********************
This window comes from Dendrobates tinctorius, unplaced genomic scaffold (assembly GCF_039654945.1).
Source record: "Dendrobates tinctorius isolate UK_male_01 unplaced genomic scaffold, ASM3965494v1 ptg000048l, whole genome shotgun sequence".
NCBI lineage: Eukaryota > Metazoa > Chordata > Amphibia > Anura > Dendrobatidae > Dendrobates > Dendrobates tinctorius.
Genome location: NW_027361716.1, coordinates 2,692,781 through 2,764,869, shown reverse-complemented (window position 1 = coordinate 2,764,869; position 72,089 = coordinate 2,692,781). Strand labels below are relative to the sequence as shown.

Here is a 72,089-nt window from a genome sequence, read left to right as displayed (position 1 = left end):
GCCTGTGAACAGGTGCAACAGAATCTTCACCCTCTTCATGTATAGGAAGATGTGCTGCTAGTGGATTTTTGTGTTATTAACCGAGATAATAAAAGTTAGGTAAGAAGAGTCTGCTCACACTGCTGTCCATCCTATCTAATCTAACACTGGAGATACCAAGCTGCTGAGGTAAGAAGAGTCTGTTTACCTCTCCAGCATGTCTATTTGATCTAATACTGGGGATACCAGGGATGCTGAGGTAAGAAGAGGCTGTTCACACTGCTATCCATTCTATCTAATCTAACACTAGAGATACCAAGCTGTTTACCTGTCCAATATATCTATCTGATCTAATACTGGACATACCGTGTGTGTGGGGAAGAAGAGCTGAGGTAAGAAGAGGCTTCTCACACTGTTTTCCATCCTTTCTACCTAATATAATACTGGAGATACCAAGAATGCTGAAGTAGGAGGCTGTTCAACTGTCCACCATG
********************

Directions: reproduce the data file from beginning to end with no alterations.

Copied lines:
This window comes from Dendrobates tinctorius, unplaced genomic scaffold (assembly GCF_039654945.1).
Source record: "Dendrobates tinctorius isolate UK_male_01 unplaced genomic scaffold, ASM3965494v1 ptg000048l, whole genome shotgun sequence".
NCBI lineage: Eukaryota > Metazoa > Chordata > Amphibia > Anura > Dendrobatidae > Dendrobates > Dendrobates tinctorius.
Genome location: NW_027361716.1, coordinates 2,692,781 through 2,764,869, shown reverse-complemented (window position 1 = coordinate 2,764,869; position 72,089 = coordinate 2,692,781). Strand labels below are relative to the sequence as shown.

Here is a 72,089-nt window from a genome sequence, read left to right as displayed (position 1 = left end):
GCCTGTGAACAGGTGCAACAGAATCTTCACCCTCTTCATGTATAGGAAGATGTGCTGCTAGTGGATTTTTGTGTTATTAACCGAGATAATAAAAGTTAGGTAAGAAGAGTCTGCTCACACTGCTGTCCATCCTATCTAATCTAACACTGGAGATACCAAGCTGCTGAGGTAAGAAGAGTCTGTTTACCTCTCCAGCATGTCTATTTGATCTAATACTGGGGATACCAGGGATGCTGAGGTAAGAAGAGGCTGTTCACACTGCTATCCATTCTATCTAATCTAACACTAGAGATACCAAGCTGTTTACCTGTCCAATATATCTATCTGATCTAATACTGGACATACCGTGTGTGTGGGGAAGAAGAGCTGAGGTAAGAAGAGGCTTCTCACACTGTTTTCCATCCTTTCTACCTAATATAATACTGGAGATACCAAGAATGCTGAAGTAGGAGGCTGTTCAACTGTCCACCATG